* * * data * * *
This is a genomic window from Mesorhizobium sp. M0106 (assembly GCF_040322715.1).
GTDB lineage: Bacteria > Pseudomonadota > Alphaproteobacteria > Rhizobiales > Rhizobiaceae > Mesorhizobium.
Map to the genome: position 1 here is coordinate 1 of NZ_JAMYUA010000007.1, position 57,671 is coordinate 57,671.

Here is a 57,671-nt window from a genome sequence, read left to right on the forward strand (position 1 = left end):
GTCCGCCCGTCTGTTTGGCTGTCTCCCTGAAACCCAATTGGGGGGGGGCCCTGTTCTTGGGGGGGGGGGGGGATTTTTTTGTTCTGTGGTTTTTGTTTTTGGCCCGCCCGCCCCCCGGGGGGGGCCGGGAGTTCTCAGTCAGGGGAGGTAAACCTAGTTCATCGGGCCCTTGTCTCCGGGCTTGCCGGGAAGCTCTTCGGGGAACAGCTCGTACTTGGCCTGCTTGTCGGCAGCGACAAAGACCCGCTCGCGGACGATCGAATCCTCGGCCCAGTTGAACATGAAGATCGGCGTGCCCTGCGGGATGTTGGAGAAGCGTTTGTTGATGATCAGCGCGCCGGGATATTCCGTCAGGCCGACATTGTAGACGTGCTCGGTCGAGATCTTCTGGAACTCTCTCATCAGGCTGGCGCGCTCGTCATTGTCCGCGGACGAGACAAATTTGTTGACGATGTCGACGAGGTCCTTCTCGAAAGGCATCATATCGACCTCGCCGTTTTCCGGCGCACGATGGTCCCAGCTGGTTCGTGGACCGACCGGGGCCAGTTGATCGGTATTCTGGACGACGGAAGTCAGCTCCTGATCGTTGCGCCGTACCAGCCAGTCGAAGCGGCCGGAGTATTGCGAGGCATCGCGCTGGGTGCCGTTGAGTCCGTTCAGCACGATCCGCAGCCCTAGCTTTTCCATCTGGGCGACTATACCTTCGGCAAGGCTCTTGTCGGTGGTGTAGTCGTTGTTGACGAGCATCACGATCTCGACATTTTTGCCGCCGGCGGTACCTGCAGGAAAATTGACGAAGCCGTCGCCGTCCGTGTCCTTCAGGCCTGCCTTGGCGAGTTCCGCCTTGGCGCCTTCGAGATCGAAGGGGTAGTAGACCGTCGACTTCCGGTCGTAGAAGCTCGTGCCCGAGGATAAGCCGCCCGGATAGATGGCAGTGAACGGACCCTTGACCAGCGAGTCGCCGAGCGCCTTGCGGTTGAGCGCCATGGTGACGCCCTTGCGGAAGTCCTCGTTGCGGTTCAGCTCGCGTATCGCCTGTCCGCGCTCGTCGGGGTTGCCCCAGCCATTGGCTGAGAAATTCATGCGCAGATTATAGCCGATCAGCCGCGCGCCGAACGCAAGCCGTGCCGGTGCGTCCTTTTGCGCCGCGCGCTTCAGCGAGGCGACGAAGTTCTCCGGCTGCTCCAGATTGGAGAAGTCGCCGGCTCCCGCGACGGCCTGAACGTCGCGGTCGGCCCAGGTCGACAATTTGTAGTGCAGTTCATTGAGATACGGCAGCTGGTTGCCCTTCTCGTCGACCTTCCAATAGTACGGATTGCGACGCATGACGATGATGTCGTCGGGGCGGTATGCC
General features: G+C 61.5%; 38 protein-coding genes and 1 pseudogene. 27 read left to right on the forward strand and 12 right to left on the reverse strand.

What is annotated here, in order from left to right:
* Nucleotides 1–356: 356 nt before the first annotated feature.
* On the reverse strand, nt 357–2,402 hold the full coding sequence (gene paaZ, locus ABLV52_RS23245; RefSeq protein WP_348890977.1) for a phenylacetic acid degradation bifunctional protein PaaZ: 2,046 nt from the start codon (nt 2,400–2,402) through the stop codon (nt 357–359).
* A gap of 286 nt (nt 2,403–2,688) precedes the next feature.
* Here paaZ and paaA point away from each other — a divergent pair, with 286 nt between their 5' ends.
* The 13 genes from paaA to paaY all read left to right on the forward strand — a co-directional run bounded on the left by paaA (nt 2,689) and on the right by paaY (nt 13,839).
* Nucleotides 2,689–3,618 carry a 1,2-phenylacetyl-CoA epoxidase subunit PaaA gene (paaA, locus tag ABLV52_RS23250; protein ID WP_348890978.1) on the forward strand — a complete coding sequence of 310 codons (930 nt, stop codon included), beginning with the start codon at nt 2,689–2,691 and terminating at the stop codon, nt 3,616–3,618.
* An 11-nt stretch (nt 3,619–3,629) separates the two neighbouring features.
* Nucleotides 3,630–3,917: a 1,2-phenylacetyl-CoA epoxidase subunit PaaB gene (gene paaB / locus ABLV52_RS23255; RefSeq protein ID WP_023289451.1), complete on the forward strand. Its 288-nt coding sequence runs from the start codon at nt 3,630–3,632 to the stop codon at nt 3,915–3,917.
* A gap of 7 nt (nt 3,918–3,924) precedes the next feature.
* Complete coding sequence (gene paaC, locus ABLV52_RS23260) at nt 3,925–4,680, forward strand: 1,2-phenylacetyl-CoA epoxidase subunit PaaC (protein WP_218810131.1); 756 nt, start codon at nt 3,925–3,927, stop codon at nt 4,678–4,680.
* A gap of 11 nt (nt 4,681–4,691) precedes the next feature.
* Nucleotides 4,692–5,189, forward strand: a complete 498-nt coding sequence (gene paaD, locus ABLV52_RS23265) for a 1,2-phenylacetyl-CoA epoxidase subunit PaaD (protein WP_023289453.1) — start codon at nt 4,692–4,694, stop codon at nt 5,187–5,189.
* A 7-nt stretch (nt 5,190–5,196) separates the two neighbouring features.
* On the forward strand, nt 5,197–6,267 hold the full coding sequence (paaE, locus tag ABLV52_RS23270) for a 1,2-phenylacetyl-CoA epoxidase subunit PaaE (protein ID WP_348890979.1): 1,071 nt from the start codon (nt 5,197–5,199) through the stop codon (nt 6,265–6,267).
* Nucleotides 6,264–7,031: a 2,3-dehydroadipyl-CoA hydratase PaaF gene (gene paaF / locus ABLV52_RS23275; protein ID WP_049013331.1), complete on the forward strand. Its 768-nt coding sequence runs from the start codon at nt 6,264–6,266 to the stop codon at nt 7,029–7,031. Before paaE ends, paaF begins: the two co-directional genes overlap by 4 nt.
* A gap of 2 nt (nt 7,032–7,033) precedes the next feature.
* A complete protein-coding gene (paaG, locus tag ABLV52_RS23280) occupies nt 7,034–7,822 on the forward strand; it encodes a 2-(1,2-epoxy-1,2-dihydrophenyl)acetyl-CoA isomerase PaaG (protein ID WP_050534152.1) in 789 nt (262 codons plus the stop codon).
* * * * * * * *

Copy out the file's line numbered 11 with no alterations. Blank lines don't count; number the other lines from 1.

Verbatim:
* Here paaZ and paaA point away from each other — a divergent pair, with 286 nt between their 5' ends.